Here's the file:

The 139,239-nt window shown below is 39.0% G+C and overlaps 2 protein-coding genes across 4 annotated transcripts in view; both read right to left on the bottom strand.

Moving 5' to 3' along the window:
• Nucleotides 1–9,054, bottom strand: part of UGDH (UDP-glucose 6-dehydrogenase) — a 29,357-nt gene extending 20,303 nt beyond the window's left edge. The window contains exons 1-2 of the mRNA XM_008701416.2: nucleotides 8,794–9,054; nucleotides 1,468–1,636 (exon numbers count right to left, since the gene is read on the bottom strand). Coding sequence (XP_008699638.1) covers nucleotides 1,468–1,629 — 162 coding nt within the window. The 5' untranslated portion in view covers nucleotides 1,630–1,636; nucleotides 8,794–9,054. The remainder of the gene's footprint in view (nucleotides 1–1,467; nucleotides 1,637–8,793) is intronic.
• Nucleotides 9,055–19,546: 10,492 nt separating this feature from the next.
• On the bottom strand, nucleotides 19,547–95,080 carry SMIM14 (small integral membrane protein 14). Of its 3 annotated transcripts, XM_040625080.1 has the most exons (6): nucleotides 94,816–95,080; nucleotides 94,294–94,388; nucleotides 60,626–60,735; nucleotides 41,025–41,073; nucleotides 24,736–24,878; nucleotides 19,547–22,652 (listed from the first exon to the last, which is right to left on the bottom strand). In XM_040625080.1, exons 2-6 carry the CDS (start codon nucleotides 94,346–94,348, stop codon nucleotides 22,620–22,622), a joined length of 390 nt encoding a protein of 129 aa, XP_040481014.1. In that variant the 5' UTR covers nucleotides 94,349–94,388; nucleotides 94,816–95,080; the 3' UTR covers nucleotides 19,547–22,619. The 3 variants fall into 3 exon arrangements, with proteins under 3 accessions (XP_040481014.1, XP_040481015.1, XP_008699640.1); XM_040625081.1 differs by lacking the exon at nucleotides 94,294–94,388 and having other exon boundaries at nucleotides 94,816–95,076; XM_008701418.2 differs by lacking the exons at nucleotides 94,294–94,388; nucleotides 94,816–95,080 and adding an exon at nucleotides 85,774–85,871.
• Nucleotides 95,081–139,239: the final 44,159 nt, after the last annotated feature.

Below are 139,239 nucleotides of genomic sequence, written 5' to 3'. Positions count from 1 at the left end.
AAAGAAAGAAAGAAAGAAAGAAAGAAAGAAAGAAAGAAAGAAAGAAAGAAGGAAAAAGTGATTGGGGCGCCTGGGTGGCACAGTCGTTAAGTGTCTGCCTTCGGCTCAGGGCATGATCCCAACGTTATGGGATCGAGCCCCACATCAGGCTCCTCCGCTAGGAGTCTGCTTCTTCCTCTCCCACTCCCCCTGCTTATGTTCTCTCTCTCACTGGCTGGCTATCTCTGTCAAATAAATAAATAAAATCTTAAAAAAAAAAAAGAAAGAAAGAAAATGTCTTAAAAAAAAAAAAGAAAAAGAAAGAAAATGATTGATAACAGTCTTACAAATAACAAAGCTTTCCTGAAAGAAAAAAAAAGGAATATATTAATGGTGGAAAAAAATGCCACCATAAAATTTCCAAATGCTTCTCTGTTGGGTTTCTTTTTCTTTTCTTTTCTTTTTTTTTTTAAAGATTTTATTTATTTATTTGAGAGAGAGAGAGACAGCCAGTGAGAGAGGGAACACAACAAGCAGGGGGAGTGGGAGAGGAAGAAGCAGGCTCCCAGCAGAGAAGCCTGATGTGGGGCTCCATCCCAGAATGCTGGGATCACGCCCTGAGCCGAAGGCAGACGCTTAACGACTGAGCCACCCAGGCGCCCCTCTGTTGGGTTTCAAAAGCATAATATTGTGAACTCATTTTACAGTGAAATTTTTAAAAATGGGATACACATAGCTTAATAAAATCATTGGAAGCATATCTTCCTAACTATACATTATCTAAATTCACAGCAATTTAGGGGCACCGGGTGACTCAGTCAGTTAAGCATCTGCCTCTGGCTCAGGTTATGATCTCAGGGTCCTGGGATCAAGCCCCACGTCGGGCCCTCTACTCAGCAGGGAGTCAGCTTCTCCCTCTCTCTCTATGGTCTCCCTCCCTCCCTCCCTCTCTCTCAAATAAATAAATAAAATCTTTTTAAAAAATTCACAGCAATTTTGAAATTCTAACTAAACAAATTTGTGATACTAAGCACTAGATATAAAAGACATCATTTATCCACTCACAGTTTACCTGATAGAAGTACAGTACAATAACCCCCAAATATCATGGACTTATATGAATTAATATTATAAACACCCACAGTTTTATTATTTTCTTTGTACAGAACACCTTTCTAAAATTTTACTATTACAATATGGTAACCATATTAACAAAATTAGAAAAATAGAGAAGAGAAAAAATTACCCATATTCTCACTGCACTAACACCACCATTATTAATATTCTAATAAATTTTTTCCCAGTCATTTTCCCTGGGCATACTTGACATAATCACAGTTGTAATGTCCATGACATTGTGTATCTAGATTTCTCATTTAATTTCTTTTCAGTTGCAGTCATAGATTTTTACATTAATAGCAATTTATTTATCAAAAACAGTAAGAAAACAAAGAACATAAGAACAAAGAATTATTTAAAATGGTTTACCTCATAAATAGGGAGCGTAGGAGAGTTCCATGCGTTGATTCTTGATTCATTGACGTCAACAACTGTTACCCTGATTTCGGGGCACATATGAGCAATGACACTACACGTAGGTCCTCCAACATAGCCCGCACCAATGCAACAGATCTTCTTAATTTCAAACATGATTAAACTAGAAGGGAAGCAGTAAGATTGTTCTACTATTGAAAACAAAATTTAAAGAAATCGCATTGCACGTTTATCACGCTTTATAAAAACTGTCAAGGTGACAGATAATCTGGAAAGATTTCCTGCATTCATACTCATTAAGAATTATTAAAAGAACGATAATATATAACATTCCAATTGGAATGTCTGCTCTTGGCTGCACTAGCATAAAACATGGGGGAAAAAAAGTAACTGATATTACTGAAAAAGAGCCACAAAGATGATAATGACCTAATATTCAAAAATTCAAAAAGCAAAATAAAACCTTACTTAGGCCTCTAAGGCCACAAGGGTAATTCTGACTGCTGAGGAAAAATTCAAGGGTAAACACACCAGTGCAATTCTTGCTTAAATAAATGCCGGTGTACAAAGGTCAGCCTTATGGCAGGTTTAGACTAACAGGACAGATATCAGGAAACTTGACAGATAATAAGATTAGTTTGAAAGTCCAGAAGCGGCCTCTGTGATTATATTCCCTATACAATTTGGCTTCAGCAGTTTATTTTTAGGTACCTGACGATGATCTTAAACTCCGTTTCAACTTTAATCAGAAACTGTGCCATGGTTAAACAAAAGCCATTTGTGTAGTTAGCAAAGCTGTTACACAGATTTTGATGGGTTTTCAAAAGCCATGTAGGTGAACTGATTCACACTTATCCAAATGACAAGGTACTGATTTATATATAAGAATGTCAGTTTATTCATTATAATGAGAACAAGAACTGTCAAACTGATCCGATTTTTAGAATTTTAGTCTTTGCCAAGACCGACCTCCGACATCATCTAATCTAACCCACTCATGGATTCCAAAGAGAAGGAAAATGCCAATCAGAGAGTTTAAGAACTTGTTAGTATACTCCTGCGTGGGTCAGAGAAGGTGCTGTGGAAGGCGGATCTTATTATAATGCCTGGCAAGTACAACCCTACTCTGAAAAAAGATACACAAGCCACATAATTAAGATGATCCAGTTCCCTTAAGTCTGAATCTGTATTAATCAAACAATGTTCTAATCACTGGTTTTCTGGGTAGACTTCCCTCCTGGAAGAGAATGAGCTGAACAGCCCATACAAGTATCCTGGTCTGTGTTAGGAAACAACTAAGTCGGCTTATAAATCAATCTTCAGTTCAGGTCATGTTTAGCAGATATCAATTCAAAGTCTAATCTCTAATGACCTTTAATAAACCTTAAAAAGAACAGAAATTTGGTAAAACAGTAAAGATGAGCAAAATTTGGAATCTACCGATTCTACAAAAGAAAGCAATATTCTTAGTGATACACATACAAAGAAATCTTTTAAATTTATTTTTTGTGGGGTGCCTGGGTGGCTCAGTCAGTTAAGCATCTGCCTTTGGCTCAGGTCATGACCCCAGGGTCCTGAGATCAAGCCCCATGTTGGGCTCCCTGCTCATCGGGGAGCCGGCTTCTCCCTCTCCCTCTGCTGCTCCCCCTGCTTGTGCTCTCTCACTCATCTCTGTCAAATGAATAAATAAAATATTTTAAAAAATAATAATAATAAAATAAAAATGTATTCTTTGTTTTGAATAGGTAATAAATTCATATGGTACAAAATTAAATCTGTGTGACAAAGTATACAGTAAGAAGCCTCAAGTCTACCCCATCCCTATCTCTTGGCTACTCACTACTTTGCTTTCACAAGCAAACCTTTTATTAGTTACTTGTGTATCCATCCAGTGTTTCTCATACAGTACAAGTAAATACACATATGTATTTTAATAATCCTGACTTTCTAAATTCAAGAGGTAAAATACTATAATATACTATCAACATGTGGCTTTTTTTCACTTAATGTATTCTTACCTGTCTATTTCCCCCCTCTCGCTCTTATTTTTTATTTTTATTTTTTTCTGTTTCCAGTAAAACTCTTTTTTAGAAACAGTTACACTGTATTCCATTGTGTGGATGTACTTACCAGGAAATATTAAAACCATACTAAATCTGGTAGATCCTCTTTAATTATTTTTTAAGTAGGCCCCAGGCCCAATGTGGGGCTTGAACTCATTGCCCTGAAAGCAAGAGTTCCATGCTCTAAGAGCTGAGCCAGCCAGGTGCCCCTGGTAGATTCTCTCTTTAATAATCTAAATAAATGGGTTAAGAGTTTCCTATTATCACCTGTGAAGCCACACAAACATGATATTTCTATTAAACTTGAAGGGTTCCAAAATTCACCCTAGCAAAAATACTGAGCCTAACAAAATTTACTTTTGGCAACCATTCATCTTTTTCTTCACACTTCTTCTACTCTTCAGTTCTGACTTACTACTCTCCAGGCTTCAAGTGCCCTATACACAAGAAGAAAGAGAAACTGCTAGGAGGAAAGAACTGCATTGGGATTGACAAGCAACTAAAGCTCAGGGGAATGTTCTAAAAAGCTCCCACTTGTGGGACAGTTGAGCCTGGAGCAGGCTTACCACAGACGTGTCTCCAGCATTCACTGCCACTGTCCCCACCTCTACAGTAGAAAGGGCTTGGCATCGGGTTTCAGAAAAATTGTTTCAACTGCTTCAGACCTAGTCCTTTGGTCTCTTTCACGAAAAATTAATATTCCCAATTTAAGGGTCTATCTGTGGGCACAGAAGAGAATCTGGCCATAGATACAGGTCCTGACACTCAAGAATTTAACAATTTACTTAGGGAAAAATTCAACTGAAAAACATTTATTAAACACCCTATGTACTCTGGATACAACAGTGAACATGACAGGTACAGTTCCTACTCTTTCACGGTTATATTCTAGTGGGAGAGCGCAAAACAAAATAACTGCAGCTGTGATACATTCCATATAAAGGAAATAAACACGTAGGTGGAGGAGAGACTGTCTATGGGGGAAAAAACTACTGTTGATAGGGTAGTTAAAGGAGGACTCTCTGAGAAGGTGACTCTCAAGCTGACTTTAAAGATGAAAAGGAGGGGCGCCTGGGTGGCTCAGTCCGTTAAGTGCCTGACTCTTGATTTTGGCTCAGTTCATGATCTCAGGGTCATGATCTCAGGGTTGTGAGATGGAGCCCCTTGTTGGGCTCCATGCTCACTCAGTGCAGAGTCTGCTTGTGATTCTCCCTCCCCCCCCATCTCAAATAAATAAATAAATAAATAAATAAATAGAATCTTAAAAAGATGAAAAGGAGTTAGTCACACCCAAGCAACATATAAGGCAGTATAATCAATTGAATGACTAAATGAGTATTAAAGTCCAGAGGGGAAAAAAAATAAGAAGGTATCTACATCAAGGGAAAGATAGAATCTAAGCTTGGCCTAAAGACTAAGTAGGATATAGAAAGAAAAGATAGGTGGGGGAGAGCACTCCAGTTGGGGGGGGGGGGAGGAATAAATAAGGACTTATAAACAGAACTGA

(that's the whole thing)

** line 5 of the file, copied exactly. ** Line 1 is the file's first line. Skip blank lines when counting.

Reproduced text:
• On the bottom strand, nucleotides 19,547–95,080 carry SMIM14 (small integral membrane protein 14). Of its 3 annotated transcripts, XM_040625080.1 has the most exons (6): nucleotides 94,816–95,080; nucleotides 94,294–94,388; nucleotides 60,626–60,735; nucleotides 41,025–41,073; nucleotides 24,736–24,878; nucleotides 19,547–22,652 (listed from the first exon to the last, which is right to left on the bottom strand). In XM_040625080.1, exons 2-6 carry the CDS (start codon nucleotides 94,346–94,348, stop codon nucleotides 22,620–22,622), a joined length of 390 nt encoding a protein of 129 aa, XP_040481014.1. In that variant the 5' UTR covers nucleotides 94,349–94,388; nucleotides 94,816–95,080; the 3' UTR covers nucleotides 19,547–22,619. The 3 variants fall into 3 exon arrangements, with proteins under 3 accessions (XP_040481014.1, XP_040481015.1, XP_008699640.1); XM_040625081.1 differs by lacking the exon at nucleotides 94,294–94,388 and having other exon boundaries at nucleotides 94,816–95,076; XM_008701418.2 differs by lacking the exons at nucleotides 94,294–94,388; nucleotides 94,816–95,080 and adding an exon at nucleotides 85,774–85,871.